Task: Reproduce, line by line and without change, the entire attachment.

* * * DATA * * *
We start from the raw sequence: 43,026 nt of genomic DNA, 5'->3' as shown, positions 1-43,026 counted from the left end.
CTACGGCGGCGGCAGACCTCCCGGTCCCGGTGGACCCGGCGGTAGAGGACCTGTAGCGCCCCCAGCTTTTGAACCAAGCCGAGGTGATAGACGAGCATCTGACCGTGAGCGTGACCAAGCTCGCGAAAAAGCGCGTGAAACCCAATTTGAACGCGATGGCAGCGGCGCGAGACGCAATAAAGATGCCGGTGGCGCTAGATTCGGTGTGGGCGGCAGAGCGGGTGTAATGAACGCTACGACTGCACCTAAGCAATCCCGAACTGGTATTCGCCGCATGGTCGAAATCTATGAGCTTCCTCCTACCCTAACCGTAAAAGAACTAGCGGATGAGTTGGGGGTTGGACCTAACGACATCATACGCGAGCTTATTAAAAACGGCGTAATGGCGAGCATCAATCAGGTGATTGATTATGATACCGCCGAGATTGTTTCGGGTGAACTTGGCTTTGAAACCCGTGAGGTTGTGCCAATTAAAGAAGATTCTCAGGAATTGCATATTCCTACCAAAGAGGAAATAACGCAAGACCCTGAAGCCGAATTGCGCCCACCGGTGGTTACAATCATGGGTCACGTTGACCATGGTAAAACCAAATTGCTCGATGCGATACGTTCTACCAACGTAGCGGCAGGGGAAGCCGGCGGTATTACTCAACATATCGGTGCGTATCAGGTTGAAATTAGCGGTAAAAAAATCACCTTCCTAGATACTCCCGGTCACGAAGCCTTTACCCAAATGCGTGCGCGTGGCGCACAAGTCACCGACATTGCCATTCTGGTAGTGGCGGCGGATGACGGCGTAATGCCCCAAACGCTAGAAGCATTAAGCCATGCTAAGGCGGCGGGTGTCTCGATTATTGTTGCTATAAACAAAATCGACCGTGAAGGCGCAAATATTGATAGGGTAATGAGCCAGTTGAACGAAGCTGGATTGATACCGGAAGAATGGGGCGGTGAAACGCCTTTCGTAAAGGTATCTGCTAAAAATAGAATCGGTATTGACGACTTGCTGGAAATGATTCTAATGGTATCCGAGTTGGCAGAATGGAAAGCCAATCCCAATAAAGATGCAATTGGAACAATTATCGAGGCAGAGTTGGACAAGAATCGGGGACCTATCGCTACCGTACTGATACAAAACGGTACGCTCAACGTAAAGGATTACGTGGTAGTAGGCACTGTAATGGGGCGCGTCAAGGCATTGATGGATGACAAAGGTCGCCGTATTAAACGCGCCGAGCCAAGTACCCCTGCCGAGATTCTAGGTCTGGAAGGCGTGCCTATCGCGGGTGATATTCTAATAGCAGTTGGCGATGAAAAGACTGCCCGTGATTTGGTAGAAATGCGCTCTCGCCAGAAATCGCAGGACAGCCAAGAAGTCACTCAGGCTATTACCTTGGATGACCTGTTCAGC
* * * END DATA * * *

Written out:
We start from the raw sequence: 43,026 nt of genomic DNA, 5'->3' as shown, positions 1-43,026 counted from the left end.
CTACGGCGGCGGCAGACCTCCCGGTCCCGGTGGACCCGGCGGTAGAGGACCTGTAGCGCCCCCAGCTTTTGAACCAAGCCGAGGTGATAGACGAGCATCTGACCGTGAGCGTGACCAAGCTCGCGAAAAAGCGCGTGAAACCCAATTTGAACGCGATGGCAGCGGCGCGAGACGCAATAAAGATGCCGGTGGCGCTAGATTCGGTGTGGGCGGCAGAGCGGGTGTAATGAACGCTACGACTGCACCTAAGCAATCCCGAACTGGTATTCGCCGCATGGTCGAAATCTATGAGCTTCCTCCTACCCTAACCGTAAAAGAACTAGCGGATGAGTTGGGGGTTGGACCTAACGACATCATACGCGAGCTTATTAAAAACGGCGTAATGGCGAGCATCAATCAGGTGATTGATTATGATACCGCCGAGATTGTTTCGGGTGAACTTGGCTTTGAAACCCGTGAGGTTGTGCCAATTAAAGAAGATTCTCAGGAATTGCATATTCCTACCAAAGAGGAAATAACGCAAGACCCTGAAGCCGAATTGCGCCCACCGGTGGTTACAATCATGGGTCACGTTGACCATGGTAAAACCAAATTGCTCGATGCGATACGTTCTACCAACGTAGCGGCAGGGGAAGCCGGCGGTATTACTCAACATATCGGTGCGTATCAGGTTGAAATTAGCGGTAAAAAAATCACCTTCCTAGATACTCCCGGTCACGAAGCCTTTACCCAAATGCGTGCGCGTGGCGCACAAGTCACCGACATTGCCATTCTGGTAGTGGCGGCGGATGACGGCGTAATGCCCCAAACGCTAGAAGCATTAAGCCATGCTAAGGCGGCGGGTGTCTCGATTATTGTTGCTATAAACAAAATCGACCGTGAAGGCGCAAATATTGATAGGGTAATGAGCCAGTTGAACGAAGCTGGATTGATACCGGAAGAATGGGGCGGTGAAACGCCTTTCGTAAAGGTATCTGCTAAAAATAGAATCGGTATTGACGACTTGCTGGAAATGATTCTAATGGTATCCGAGTTGGCAGAATGGAAAGCCAATCCCAATAAAGATGCAATTGGAACAATTATCGAGGCAGAGTTGGACAAGAATCGGGGACCTATCGCTACCGTACTGATACAAAACGGTACGCTCAACGTAAAGGATTACGTGGTAGTAGGCACTGTAATGGGGCGCGTCAAGGCATTGATGGATGACAAAGGTCGCCGTATTAAACGCGCCGAGCCAAGTACCCCTGCCGAGATTCTAGGTCTGGAAGGCGTGCCTATCGCGGGTGATATTCTAATAGCAGTTGGCGATGAAAAGACTGCCCGTGATTTGGTAGAAATGCGCTCTCGCCAGAAATCGCAGGACAGCCAAGAAGTCACTCAGGCTATTACCTTGGATGACCTGTTCAGC